The current show at Chicago's Lookingglass theater, "In the Garden
," offers a crackling portrayal of the relationship between Charles Darwin and Emma, his fervently believing wife. Showcasing an intimate, theologically charged spousal conversation about science and faith that is distorted by popular agendas of Christians and atheists both, it's the best marriage I've ever seen on stage. The play concludes, somewhat melodramatically but (sucker that I am for this sort of thing) effectively with the strolling couple reciting the conclusion to a later edition of On the Origin of Species,
amended to include the word "Creator."
There is grandeur in this view of life, with its several powers, having
been originally breathed by the Creator into a few forms or into one;
and that, whilst this planet has gone circling on according to the fixed
law of gravity, from so simple a beginning endless forms most beautiful
and most wonderful have been, and are being evolved.
|Ichneumonidae vs. Caterpillar|
Gratifying as that passage may be, a speech made by Charles toward the end of the play laid out his darker moments as well - a dramatization of a letter Darwin wrote to Asa Gray regarding some parasitic wasps (Ichneumonidae).
to me too much misery in the world. I cannot persuade myself that a
beneficent and omnipotent God would have designedly created the Ichneumonidae with the express intention of their feeding within the
living bodies of Caterpillars...
But as David Hart puts it
, from an earlier metaphysical vantage point, the parasitic wasp would have posed much less of a problem.
In the ancient or mediaeval worlds, the idea of the evolution of species would not necessarily have posed a very great intellectual challenge for the educated classes, at least not on religious grounds.... It would not have been drastically difficult for philosophers or theologians to come to see evolution as the natural unfolding of the rational principles of creation into forms primordially enfolded within the indwelling rational order of things. In the wake of the triumph of the mechanical philosophy, however, when nature's "rationality" had come to be understood only as a matter of mechanical design engineered form without, the Darwinian proposal of natural selection suggested the possibility that nature might instead be the product of wholly indeterminate - wholly mindless - forces... It seemed a dangerous idea only because of the metaphysical epoch in which it was first proposed.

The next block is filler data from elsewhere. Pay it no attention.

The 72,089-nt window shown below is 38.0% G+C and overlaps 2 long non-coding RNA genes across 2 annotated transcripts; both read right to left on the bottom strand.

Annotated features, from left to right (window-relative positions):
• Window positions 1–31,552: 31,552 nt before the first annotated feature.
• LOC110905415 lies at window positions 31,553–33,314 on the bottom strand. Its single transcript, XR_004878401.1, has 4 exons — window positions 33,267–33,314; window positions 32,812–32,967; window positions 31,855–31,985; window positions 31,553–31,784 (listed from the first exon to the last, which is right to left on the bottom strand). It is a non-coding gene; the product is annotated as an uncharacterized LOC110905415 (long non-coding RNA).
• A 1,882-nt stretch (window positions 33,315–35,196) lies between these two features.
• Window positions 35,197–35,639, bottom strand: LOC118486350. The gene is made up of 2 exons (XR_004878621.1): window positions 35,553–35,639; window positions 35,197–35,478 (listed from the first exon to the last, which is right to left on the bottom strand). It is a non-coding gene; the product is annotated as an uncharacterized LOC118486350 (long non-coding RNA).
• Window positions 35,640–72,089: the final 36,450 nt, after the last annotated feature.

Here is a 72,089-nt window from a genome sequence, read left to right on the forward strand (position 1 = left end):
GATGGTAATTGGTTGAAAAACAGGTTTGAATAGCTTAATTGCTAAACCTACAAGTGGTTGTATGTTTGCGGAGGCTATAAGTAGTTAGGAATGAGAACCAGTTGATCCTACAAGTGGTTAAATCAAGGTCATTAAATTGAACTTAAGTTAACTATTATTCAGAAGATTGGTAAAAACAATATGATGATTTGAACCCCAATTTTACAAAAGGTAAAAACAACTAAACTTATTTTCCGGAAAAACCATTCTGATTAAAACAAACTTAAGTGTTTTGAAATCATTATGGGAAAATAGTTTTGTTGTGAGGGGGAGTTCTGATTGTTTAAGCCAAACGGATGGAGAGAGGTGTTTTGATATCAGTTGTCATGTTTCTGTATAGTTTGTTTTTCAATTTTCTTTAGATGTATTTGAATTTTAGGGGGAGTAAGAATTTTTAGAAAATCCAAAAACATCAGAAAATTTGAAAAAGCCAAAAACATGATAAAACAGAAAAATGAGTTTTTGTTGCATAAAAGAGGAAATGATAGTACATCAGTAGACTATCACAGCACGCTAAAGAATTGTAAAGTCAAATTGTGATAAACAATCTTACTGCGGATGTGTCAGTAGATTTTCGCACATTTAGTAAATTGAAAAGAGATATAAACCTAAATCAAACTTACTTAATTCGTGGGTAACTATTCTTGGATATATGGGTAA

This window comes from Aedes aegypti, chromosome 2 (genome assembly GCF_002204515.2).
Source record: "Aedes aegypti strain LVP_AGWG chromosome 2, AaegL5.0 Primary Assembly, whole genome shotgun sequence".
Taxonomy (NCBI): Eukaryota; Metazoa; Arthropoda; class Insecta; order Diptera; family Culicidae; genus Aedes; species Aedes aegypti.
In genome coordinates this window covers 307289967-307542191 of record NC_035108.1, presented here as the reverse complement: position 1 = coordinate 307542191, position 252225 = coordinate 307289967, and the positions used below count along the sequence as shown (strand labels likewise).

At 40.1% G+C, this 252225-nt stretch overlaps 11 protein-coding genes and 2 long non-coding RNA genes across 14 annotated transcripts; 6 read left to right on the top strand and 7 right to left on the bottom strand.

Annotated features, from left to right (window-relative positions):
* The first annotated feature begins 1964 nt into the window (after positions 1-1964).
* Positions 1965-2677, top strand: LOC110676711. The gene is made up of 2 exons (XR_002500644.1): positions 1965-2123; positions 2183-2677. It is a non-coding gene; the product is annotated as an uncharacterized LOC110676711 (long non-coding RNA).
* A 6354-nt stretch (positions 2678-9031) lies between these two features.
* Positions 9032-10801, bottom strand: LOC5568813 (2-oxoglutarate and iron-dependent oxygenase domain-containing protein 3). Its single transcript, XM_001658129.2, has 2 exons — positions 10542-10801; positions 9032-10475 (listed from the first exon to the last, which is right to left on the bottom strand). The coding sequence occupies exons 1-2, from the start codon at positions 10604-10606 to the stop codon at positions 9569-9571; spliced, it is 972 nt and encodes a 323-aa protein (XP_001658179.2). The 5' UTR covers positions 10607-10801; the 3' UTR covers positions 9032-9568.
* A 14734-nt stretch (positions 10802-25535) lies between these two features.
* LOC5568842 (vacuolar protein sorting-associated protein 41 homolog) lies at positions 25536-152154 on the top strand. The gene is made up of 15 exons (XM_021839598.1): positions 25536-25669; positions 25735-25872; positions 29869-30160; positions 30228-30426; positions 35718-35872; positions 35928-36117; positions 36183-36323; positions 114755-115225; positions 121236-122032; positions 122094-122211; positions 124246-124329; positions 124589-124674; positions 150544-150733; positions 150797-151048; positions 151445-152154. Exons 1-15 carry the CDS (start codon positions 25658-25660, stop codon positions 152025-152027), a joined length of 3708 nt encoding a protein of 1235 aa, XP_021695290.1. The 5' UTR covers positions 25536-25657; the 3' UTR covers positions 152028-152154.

|Corpus Christi College, Oxford|
Perhaps due to the fact that the mechanistic epoch is (in at least some quarters) fading, I'm having difficulty summoning forth the despair that the caterpillar story is supposed to invoke. It seems no different than the way medieval physiologists (mistakenly) viewed the pelican who (they thought) sacrificed its life by sprinkling its own blood to regenerate its young. Hence Christ, for Dante (Paradiso XXV:113) is nostro Pelicano
, and hence the sundials at Oxford and Princeton are topped with such sculpted birds. But whereas the pelican story, beautiful as it continues to be, is based on bad biology, the self-sacrificing caterpillar is not - while still making, it seems to me, a similarly sacrificial point.Yes, I realize the caterpillar isn't voluntarily sacrificing itself (give it a break, it's a bug). But such a reality is setting up the grammar for just that sort of action at higher, and later, stages of biological life.
In her extraordinary (and freely available) Gifford lectures, Sacrifice Regained: Evolution, Cooperation and God
, Sarah Coakley discusses some such cases by exploiting recent debates about evolution and altruism to recover the notion of sacrifice on scientific and theological grounds. (Two years working in Harvard's biology lab with Martin Nowak
might cause one to grant her the right to speak on the matter.) As she puts it three lectures in:
What if Jesus’s ethics of seemingly self-destructive sacrificial ‘excess’, instead of being seen as irreducibly hostile to preparatory forms of evolutionary ‘cooperation’ and ‘altruism’, might itself be a fulfillment and completion of them – and, in the light of the resurrection a means of a completely new form of ‘cultural evolution’ – a form sustained in the ‘excessive’, uncalculating mode of a new type of cooperative community? Is it possible, then, that this ecstatic ethics of excess could, after all, be theoretized evolutionarily in novel, ‘cultural’, yet eschatological mode - not as a meaningless ‘spandrel’ as Jackson sees it, but as a horizon of evolutionary hope beyond the constraints of its normal, much more limited, evolutionary concerns?
Coakley sounds much like Darwin's witty wife Emma (so
vividly performed by Rebecca Spence) might have had
she enjoyed the benefit of her husband's scientific education. There is, after all, nothing "faith shattering" about the food chain when faith is founded upon one who enters it - at the bottom - in order to be